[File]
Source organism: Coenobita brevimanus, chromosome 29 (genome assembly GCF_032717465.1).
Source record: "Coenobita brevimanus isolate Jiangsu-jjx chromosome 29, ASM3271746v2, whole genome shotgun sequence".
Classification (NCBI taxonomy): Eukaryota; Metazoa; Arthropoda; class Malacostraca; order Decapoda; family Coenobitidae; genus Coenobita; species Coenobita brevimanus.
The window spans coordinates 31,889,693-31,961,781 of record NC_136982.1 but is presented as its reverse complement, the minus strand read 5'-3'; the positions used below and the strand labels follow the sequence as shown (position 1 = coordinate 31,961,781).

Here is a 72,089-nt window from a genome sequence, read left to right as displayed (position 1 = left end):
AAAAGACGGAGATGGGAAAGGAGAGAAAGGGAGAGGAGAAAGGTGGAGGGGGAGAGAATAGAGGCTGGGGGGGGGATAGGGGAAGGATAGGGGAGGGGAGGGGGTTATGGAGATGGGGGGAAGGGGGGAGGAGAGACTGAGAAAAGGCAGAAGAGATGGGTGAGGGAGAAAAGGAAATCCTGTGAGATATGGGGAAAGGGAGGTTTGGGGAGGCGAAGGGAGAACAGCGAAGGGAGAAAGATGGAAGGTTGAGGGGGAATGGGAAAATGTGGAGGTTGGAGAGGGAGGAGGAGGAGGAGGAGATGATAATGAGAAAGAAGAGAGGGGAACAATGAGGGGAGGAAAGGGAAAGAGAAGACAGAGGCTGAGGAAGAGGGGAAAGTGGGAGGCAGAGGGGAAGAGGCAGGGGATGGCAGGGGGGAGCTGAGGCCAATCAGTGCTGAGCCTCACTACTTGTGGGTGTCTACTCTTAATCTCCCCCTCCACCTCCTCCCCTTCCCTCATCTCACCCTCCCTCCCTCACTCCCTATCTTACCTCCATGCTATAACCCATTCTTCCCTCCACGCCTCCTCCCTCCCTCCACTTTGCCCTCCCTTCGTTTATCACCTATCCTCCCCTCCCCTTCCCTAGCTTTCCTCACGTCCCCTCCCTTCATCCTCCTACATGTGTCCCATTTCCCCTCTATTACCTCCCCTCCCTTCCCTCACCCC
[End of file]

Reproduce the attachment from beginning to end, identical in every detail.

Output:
Source organism: Coenobita brevimanus, chromosome 29 (genome assembly GCF_032717465.1).
Source record: "Coenobita brevimanus isolate Jiangsu-jjx chromosome 29, ASM3271746v2, whole genome shotgun sequence".
Classification (NCBI taxonomy): Eukaryota; Metazoa; Arthropoda; class Malacostraca; order Decapoda; family Coenobitidae; genus Coenobita; species Coenobita brevimanus.
The window spans coordinates 31,889,693-31,961,781 of record NC_136982.1 but is presented as its reverse complement, the minus strand read 5'-3'; the positions used below and the strand labels follow the sequence as shown (position 1 = coordinate 31,961,781).

Here is a 72,089-nt window from a genome sequence, read left to right as displayed (position 1 = left end):
AAAAGACGGAGATGGGAAAGGAGAGAAAGGGAGAGGAGAAAGGTGGAGGGGGAGAGAATAGAGGCTGGGGGGGGGATAGGGGAAGGATAGGGGAGGGGAGGGGGTTATGGAGATGGGGGGAAGGGGGGAGGAGAGACTGAGAAAAGGCAGAAGAGATGGGTGAGGGAGAAAAGGAAATCCTGTGAGATATGGGGAAAGGGAGGTTTGGGGAGGCGAAGGGAGAACAGCGAAGGGAGAAAGATGGAAGGTTGAGGGGGAATGGGAAAATGTGGAGGTTGGAGAGGGAGGAGGAGGAGGAGGAGATGATAATGAGAAAGAAGAGAGGGGAACAATGAGGGGAGGAAAGGGAAAGAGAAGACAGAGGCTGAGGAAGAGGGGAAAGTGGGAGGCAGAGGGGAAGAGGCAGGGGATGGCAGGGGGGAGCTGAGGCCAATCAGTGCTGAGCCTCACTACTTGTGGGTGTCTACTCTTAATCTCCCCCTCCACCTCCTCCCCTTCCCTCATCTCACCCTCCCTCCCTCACTCCCTATCTTACCTCCATGCTATAACCCATTCTTCCCTCCACGCCTCCTCCCTCCCTCCACTTTGCCCTCCCTTCGTTTATCACCTATCCTCCCCTCCCCTTCCCTAGCTTTCCTCACGTCCCCTCCCTTCATCCTCCTACATGTGTCCCATTTCCCCTCTATTACCTCCCCTCCCTTCCCTCACCCC